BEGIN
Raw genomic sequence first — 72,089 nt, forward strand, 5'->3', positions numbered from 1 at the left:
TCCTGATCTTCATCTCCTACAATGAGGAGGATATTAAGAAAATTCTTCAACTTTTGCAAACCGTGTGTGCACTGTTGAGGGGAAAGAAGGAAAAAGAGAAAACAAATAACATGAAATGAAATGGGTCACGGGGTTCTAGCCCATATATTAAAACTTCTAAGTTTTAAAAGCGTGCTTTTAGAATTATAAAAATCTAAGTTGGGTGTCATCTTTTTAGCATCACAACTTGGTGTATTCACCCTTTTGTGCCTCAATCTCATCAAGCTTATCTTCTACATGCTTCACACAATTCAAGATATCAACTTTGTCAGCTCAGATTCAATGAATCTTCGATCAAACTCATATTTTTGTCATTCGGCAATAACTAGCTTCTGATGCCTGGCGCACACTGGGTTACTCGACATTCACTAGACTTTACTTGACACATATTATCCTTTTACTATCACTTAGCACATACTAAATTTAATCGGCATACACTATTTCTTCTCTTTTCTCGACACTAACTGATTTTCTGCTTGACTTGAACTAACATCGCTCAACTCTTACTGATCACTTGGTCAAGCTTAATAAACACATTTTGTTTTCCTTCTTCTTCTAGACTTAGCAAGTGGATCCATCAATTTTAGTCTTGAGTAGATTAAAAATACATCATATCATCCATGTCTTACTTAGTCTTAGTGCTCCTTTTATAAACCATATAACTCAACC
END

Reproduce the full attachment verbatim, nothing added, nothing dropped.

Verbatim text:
Raw genomic sequence first — 72,089 nt, forward strand, 5'->3', positions numbered from 1 at the left:
TCCTGATCTTCATCTCCTACAATGAGGAGGATATTAAGAAAATTCTTCAACTTTTGCAAACCGTGTGTGCACTGTTGAGGGGAAAGAAGGAAAAAGAGAAAACAAATAACATGAAATGAAATGGGTCACGGGGTTCTAGCCCATATATTAAAACTTCTAAGTTTTAAAAGCGTGCTTTTAGAATTATAAAAATCTAAGTTGGGTGTCATCTTTTTAGCATCACAACTTGGTGTATTCACCCTTTTGTGCCTCAATCTCATCAAGCTTATCTTCTACATGCTTCACACAATTCAAGATATCAACTTTGTCAGCTCAGATTCAATGAATCTTCGATCAAACTCATATTTTTGTCATTCGGCAATAACTAGCTTCTGATGCCTGGCGCACACTGGGTTACTCGACATTCACTAGACTTTACTTGACACATATTATCCTTTTACTATCACTTAGCACATACTAAATTTAATCGGCATACACTATTTCTTCTCTTTTCTCGACACTAACTGATTTTCTGCTTGACTTGAACTAACATCGCTCAACTCTTACTGATCACTTGGTCAAGCTTAATAAACACATTTTGTTTTCCTTCTTCTTCTAGACTTAGCAAGTGGATCCATCAATTTTAGTCTTGAGTAGATTAAAAATACATCATATCATCCATGTCTTACTTAGTCTTAGTGCTCCTTTTATAAACCATATAACTCAACC